There stood how much our meeting owed
To other meetings, other loves.

The decades of a different life
That opened past your inch-close eyes
Belonged to others, lavished, lost;
Nor could I hold you hard enough
To call my years of hunger-strife
Back for your mouth to colonise.

Admitted: and the pain is real.
But when did love not try to change
The world back to itself—no cost,
No past, no people else at all—
Only what meeting made us feel,
So new, and gentle-sharp, and strange?
John Milton, "On His Blindness"

When I consider how my light is spent
Ere half my days in this dark world and wide,
And that one Talent which is death to hide
Lodged with me useless, though my soul more bent
To serve therewith my Maker, and present
My true account, lest He returning chide,
"Doth God exact day-labour, light denied?"
I fondly ask. But Patience, to prevent
That murmur, soon replies, "God doth not need
Either man's work or his own gifts. Who best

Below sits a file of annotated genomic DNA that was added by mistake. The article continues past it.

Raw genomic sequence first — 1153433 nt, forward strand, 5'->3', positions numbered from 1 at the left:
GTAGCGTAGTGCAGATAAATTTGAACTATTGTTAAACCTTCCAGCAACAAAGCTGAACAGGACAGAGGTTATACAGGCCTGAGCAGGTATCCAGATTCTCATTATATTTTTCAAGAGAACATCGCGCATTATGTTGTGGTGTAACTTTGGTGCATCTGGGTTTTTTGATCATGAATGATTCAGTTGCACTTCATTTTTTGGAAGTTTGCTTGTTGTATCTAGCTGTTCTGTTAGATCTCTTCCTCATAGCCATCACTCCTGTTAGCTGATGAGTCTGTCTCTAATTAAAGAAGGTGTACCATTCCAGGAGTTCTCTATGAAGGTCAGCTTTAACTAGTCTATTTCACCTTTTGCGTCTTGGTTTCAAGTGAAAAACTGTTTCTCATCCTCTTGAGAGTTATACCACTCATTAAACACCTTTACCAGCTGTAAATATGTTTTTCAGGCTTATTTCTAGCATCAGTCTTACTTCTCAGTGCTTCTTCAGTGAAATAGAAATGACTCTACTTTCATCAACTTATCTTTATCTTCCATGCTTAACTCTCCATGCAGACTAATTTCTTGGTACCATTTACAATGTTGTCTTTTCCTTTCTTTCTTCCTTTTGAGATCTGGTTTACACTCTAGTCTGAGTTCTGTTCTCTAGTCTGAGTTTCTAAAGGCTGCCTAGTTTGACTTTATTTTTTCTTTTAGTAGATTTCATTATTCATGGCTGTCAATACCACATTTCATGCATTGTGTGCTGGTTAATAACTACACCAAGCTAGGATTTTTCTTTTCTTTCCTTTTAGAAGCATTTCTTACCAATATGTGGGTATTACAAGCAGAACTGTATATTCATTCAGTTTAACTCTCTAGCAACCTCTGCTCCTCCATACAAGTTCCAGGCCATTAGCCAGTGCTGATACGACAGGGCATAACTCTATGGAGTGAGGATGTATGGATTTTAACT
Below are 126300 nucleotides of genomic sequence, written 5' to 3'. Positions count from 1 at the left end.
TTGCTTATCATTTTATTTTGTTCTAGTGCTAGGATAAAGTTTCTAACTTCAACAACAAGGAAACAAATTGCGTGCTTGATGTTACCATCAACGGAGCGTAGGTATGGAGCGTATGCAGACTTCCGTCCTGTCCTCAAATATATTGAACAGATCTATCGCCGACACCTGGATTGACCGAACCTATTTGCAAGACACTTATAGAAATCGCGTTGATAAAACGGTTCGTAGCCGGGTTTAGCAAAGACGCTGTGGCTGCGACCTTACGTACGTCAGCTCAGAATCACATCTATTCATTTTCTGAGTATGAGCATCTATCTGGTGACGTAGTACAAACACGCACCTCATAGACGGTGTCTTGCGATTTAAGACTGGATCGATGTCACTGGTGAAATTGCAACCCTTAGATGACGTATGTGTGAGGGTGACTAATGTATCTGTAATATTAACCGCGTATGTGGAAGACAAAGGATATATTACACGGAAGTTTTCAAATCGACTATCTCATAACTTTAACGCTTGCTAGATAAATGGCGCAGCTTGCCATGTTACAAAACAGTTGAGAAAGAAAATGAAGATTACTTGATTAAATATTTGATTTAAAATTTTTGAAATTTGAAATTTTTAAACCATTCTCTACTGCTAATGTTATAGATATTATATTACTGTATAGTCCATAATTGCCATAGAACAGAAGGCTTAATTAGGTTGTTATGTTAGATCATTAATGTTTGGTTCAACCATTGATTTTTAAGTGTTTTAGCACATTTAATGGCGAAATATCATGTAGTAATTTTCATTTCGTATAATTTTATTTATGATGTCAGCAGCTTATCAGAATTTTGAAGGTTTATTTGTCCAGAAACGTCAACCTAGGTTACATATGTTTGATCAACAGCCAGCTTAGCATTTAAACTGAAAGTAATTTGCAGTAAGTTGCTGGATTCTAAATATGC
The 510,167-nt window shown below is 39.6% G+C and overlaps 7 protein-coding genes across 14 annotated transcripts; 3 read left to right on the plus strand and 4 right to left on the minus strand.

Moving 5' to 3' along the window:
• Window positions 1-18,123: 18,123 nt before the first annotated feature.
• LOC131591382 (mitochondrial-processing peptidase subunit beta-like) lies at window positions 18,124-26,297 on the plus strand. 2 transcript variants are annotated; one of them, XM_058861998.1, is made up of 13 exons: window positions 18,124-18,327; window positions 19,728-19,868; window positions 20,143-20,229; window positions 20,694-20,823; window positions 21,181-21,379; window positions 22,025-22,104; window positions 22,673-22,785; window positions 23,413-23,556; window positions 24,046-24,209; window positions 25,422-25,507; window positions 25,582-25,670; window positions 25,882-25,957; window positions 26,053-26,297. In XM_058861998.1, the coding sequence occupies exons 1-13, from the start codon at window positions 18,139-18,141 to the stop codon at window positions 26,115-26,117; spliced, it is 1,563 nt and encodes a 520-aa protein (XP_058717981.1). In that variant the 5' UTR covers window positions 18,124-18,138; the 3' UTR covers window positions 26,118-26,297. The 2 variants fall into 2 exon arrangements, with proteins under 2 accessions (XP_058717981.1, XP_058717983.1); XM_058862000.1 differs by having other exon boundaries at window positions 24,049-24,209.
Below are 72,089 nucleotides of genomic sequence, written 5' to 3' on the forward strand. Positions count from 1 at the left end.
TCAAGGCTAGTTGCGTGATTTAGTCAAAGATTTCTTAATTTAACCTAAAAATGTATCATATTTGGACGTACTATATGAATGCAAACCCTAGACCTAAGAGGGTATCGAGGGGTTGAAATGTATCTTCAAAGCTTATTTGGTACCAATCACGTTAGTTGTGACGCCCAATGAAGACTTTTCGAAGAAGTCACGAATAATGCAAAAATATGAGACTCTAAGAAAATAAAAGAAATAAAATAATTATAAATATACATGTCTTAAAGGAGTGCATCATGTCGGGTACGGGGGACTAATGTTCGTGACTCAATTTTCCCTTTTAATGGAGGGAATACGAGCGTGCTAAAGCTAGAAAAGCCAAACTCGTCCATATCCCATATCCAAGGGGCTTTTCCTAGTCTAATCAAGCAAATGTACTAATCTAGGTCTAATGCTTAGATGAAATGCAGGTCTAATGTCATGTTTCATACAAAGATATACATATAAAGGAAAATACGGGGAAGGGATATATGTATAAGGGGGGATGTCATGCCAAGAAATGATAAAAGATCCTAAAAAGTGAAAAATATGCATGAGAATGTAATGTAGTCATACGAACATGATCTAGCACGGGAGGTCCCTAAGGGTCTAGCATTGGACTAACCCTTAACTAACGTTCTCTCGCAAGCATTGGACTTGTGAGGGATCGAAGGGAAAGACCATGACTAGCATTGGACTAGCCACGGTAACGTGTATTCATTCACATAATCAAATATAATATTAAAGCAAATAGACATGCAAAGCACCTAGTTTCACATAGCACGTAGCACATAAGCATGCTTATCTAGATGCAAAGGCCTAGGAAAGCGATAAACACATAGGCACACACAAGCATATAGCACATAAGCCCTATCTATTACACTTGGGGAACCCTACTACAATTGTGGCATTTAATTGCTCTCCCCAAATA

Bear his mild yoke, they serve him best. His state
Is kingly: thousands at his bidding speed,
And post o'er land and ocean without rest;
They also serve who only stand and wait."
I fucking love this poem, sorry my tablet doesn't let me copy an paste it. Check it out tho


I really liked this new poem in the latest Poetry Magazine issue.

From “understory”

for my pregnant wife, nālani, during her second trimester

nālani and
i walk

to our
small community

garden plot
in mānoa—

the seed
packets in

my pocket
sound like

a baby’s
toy rattle—

when do
they spray

glyphosate along
the sidewalks?

from kunia
to waimea,

fifty thousand
acres of

gmo fields—
how will

open air
pesticide drift

affect our
unborn daughter,

whose nerve
endings are

just beginning
to root?—

we plant
seeds in

rows, soil
gathers under

our fingernails—
syngenta, dupont,

dow, pioneer,
basf, monsanto

$240 million
seed sector—

corn for
cattle feed

and syrup—
runoff turns

[our] streams

heart sea

urchins die off—
what will

our daughter
be able

to plant
in this

paradise of
fugitive dust—
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I know right haha. It reminds me of why I read poetry.

Lord Byron was a good lookin' man
>Pic related

Reminds me of the last woman I had loved.